It is essential to know that angina is a treatable condition and that treatment modalities depend on both the type and the severity of the problem. They range from lifestyle modifications to emergency bypass surgeries. The main goal of treatment is to control the underlying pathology, relieve the symptoms, and prevent future cardiovascular events by controlling the risk factors, fixing the narrowing of the arteries by medications or anatomically by changing the pathology.
1) Lifestyle changes
Lifestyle modifications may be sufficient if your condition is mild and your symptoms are minimal. However, they are always required, even in the most severe forms of angina because they modulate the main risk factors and hence, work by preventing a recurrence. They include:
A. Weight control
The equation is actually simple: excess fat means excessive deposition of fat in your coronaries, which will aggravate their narrowing and, therefore, your condition.
B. Smoking cessation
There has never been a more significant correlation between a disease and a risk factor than there is between heart conditions and smoking. Smoking reduces oxygen delivery, favors clot formation and raises blood pressure. Studies have found that smoking cessation alone decreased the risk of death from coronary artery disease by 61% within 5 years.
C. Modifying your daily activity
Activities that precipitate angina should be detected thoroughly and performed slowly, on intervals, or stopped completely if needed.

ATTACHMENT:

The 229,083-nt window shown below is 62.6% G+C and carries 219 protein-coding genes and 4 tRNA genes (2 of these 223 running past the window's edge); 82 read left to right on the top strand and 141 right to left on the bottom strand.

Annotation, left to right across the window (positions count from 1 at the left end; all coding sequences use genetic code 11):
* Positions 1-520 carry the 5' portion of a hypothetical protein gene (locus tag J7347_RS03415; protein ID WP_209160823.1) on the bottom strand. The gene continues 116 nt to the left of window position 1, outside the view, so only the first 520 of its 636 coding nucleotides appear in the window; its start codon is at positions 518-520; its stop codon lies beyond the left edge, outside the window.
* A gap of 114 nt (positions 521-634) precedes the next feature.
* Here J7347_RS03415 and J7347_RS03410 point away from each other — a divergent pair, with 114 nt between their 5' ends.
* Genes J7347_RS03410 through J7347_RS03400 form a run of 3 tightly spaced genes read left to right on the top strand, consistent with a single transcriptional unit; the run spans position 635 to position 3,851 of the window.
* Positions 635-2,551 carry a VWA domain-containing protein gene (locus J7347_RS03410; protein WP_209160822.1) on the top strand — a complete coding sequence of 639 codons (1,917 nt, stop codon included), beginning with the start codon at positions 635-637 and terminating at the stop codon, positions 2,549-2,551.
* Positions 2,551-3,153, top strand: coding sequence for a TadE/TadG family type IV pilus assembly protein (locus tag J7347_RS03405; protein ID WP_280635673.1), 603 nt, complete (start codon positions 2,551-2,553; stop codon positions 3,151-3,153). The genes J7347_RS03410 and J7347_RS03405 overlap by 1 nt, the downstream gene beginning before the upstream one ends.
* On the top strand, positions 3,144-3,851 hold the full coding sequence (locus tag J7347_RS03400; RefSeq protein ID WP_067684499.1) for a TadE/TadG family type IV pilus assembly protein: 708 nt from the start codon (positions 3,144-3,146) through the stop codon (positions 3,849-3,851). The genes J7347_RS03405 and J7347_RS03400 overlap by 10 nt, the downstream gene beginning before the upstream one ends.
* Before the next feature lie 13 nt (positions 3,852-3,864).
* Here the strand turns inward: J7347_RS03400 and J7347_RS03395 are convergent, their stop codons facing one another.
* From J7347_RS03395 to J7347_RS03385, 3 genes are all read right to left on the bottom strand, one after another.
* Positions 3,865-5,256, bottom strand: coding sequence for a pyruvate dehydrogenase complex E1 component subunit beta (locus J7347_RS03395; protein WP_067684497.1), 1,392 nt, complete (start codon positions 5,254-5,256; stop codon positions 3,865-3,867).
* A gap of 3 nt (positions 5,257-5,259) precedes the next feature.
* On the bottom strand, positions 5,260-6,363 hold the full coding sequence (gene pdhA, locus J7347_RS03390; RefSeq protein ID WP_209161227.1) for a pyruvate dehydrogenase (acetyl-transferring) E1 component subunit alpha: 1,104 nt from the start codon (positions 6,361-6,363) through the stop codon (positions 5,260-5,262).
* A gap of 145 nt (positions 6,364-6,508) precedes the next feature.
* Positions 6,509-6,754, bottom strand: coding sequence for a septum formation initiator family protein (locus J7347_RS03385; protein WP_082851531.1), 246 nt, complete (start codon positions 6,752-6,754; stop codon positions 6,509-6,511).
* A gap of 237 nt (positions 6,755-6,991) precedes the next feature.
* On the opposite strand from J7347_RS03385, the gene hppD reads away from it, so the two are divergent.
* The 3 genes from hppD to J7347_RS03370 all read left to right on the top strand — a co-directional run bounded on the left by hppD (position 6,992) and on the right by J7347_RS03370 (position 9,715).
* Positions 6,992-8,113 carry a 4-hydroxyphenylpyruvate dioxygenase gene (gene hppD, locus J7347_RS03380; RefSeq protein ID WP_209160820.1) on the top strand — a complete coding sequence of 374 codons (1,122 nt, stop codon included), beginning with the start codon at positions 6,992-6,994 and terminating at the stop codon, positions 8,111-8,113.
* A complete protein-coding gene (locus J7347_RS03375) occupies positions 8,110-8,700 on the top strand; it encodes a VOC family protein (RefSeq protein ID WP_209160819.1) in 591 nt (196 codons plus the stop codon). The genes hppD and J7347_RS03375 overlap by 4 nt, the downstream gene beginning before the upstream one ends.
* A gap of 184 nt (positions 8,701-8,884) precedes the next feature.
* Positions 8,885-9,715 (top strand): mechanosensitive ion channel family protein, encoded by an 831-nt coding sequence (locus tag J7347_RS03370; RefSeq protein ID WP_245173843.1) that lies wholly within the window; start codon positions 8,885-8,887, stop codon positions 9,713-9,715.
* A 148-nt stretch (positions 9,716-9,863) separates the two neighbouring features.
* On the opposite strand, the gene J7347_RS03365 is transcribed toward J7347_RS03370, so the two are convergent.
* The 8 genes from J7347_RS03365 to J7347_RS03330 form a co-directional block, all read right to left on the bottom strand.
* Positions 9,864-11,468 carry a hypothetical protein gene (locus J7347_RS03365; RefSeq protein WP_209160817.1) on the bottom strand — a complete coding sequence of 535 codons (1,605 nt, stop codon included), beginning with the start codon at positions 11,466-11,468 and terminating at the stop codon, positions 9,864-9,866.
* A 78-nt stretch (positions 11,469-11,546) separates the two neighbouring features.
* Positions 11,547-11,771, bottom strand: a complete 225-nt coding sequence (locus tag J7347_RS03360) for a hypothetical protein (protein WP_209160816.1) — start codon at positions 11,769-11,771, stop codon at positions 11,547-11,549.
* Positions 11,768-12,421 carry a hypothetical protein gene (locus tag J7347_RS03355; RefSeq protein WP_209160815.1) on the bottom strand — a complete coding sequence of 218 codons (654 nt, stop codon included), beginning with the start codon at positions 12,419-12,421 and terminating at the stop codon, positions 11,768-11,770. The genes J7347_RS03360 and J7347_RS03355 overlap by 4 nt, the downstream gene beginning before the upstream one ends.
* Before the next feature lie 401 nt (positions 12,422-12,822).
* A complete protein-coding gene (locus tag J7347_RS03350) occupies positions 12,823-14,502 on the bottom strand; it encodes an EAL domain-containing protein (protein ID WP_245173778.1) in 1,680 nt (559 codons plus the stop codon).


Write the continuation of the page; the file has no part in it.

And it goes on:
D. Physical activity
Sedentary lifestyle is a significant risk factor for angina, and physical exercise has a cardioprotective effect. Thus, increasing your daily physical activity is always good, but it is important to consult your doctor about the type of exercise you need to do because some types of training might be too strenuous to your heart in your current condition.
E. Controlling your hypertension, diabetes, and hypercholesterolemia
Whereas diabetes increases fat deposition in your coronaries, hypertension “injures” the walls of your coronaries making them more susceptible to fat deposition and clot formation. At the same time, hypercholesterolemia increases the level of cholesterol fats in your bloodstream. Controlling these risk factors significantly improves the quality of life.
F. Decreasing alcohol intake
Excessive alcohol aggravates angina, precipitate anginal pain attacks, and interacts with many medications typically used by these patients, such as statins, which lower your cholesterol level, and warfarin, a blood thinner that helps preventing clot formation in your blood vessels.
G. Eating healthy food
Food rich in saturated fats and refined sugars should be avoided since they increase the level of LDL cholesterol or what we call “the bad cholesterol,” a molecule that favors cholesterol deposition in the coronaries.
» Now, let’s discuss the medications as angina treatment.